Students will also spend one week of the semester immersed in a rural fishing
village in Calatagan, Batangas, Philippines. Students stay with host families, hear
about the lives of fisher folk, learn to fish, and gain insight into the challenges
of provincial life and the environmental issues surrounding the village.
Bagong Silang is a relocation area in the outskirts of Metro Manila with an estimated population of over 2 million. The area was developed in the 1980's, and many families were given a small lot of 50-60 square meters on which they could build their home, but many of these homes meant for one family now house as many as four. Most of the residents living there came from other informal settlements within the city of Manila, and the infrastructure and social services in this area are a challenge. Most have electricity but many live without running water, and there is no hospital in the community, which means that the majority live without access to adequate health care or services.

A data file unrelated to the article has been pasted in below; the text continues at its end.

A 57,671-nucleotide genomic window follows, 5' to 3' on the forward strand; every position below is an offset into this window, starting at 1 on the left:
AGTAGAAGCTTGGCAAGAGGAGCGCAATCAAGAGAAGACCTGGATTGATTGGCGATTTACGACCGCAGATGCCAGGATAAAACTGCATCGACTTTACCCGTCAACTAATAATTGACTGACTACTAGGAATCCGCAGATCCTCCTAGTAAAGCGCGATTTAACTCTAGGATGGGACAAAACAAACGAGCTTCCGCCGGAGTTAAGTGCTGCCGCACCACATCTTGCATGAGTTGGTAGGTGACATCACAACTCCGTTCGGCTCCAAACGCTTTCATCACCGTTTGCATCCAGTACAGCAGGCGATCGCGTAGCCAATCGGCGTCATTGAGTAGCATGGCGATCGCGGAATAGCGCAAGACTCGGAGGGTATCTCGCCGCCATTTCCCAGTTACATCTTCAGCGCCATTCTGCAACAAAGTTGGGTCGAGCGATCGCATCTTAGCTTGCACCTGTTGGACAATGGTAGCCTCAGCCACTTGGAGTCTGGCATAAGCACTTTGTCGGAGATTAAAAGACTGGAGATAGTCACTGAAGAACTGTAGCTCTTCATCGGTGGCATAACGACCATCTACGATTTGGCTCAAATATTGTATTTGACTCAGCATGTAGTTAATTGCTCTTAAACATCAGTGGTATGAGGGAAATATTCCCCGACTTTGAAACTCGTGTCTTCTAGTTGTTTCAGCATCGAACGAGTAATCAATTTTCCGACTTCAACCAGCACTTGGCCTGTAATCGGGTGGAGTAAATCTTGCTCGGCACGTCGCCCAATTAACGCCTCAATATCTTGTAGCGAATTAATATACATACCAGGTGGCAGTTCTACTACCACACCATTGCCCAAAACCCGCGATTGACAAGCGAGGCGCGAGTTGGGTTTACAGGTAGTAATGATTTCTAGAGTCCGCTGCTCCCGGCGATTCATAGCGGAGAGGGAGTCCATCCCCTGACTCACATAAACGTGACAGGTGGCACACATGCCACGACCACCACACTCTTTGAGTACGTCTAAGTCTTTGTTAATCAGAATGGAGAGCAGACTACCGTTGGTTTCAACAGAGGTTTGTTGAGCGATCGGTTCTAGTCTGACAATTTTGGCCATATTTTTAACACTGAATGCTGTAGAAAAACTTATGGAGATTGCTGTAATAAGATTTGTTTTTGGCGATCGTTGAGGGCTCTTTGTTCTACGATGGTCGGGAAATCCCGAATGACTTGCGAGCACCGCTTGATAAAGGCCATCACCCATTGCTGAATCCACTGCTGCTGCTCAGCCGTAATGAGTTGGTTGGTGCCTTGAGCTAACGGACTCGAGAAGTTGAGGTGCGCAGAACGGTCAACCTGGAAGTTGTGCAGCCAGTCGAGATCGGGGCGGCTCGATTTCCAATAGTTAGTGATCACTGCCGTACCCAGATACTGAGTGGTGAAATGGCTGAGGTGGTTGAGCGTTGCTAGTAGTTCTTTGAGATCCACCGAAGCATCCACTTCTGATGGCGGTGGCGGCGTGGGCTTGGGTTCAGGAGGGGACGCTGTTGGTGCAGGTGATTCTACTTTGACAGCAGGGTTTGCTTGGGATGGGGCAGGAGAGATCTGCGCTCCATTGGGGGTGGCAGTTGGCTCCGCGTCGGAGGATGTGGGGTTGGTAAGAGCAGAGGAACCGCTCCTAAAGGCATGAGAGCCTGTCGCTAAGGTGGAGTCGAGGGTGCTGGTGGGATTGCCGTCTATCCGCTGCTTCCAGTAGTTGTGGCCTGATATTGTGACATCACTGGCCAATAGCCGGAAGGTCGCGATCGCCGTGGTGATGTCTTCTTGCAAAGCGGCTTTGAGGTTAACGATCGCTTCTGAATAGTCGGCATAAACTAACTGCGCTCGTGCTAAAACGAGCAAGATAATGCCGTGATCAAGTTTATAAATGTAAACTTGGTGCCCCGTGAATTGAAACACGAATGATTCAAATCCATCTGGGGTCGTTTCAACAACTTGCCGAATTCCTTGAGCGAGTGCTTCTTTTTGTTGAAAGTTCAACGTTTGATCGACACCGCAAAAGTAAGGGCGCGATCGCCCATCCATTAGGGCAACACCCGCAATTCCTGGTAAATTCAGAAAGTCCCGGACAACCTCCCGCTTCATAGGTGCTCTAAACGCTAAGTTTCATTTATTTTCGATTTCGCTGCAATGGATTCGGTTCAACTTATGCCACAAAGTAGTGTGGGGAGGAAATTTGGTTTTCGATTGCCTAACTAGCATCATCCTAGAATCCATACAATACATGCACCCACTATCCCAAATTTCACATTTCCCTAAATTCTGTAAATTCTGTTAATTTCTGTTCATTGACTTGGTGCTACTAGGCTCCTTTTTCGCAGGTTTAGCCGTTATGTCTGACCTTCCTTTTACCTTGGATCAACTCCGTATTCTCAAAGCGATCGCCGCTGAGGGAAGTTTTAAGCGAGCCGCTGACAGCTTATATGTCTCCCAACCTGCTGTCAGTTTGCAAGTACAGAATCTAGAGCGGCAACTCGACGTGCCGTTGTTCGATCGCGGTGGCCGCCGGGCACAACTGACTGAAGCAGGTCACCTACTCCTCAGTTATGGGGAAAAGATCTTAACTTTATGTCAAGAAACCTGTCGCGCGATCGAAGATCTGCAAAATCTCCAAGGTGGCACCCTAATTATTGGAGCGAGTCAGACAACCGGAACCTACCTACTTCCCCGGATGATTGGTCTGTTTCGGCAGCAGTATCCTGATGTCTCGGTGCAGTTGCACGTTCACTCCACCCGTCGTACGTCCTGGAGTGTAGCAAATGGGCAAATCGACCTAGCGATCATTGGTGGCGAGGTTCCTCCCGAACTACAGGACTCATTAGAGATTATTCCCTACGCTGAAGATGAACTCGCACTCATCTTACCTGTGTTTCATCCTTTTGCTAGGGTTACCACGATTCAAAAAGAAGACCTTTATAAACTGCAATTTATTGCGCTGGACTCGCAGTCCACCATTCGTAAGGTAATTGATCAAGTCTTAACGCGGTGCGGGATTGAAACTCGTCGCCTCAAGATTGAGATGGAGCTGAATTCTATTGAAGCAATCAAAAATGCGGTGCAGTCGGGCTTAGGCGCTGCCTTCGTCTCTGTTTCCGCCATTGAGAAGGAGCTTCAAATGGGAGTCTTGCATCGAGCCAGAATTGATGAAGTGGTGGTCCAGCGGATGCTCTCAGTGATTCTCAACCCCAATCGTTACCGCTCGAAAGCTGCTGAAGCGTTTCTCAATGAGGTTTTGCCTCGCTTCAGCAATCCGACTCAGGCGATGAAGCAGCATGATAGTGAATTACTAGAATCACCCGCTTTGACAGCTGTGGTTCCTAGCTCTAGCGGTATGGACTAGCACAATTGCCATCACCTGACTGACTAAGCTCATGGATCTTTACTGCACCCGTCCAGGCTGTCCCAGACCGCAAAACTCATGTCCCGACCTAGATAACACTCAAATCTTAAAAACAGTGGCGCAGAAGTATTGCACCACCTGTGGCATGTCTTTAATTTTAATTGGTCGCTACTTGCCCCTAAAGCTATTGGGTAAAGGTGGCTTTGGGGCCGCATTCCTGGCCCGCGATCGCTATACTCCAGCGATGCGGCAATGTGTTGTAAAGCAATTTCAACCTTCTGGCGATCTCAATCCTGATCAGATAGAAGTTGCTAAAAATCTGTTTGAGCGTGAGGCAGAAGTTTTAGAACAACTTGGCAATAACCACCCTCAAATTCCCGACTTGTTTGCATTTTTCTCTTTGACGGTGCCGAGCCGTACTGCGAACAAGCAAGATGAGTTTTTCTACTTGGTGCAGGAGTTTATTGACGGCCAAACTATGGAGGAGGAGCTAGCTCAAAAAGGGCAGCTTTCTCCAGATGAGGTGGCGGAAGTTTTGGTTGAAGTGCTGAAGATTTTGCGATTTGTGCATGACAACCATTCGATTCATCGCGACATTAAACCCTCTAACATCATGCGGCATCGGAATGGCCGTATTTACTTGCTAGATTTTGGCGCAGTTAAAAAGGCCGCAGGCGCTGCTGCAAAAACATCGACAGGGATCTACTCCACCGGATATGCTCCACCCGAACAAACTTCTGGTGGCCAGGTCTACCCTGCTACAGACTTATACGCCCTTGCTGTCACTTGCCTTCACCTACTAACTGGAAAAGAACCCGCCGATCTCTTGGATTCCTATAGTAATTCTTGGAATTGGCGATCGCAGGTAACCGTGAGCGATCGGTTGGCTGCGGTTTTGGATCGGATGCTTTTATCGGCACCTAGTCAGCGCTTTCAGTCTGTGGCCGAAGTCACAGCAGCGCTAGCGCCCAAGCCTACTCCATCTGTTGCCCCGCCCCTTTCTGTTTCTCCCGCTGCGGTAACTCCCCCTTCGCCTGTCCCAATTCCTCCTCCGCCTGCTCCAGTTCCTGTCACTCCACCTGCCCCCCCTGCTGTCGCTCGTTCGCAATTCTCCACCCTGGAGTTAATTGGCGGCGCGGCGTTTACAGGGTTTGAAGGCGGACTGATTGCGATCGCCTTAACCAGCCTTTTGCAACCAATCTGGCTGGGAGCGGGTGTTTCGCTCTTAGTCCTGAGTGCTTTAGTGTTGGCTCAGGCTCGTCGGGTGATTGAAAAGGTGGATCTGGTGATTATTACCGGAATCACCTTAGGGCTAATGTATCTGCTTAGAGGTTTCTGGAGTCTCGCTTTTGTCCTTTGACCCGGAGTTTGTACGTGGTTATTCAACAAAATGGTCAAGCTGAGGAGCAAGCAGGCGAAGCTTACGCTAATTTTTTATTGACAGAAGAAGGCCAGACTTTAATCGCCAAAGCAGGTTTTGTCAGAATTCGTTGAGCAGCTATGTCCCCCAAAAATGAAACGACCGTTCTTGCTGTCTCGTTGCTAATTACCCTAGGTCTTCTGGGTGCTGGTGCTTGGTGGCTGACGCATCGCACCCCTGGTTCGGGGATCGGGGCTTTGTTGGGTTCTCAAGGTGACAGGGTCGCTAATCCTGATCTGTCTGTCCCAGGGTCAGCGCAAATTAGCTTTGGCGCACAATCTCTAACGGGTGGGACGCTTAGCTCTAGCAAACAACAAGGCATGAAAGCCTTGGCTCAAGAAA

In response to the fragile situation in which the community members of Bagong Silang live, an order of sisters and brothers of the Congregation of the Sacred Hearts who run the local parish created the San Damian Center, which offers services, education and empowerment to the community. They run a number of tutoring programs for middle and high school students, a feeding program for malnourished infants and young and nursing mothers, and they also empower the women who volunteer at the center through education and livelihood projects.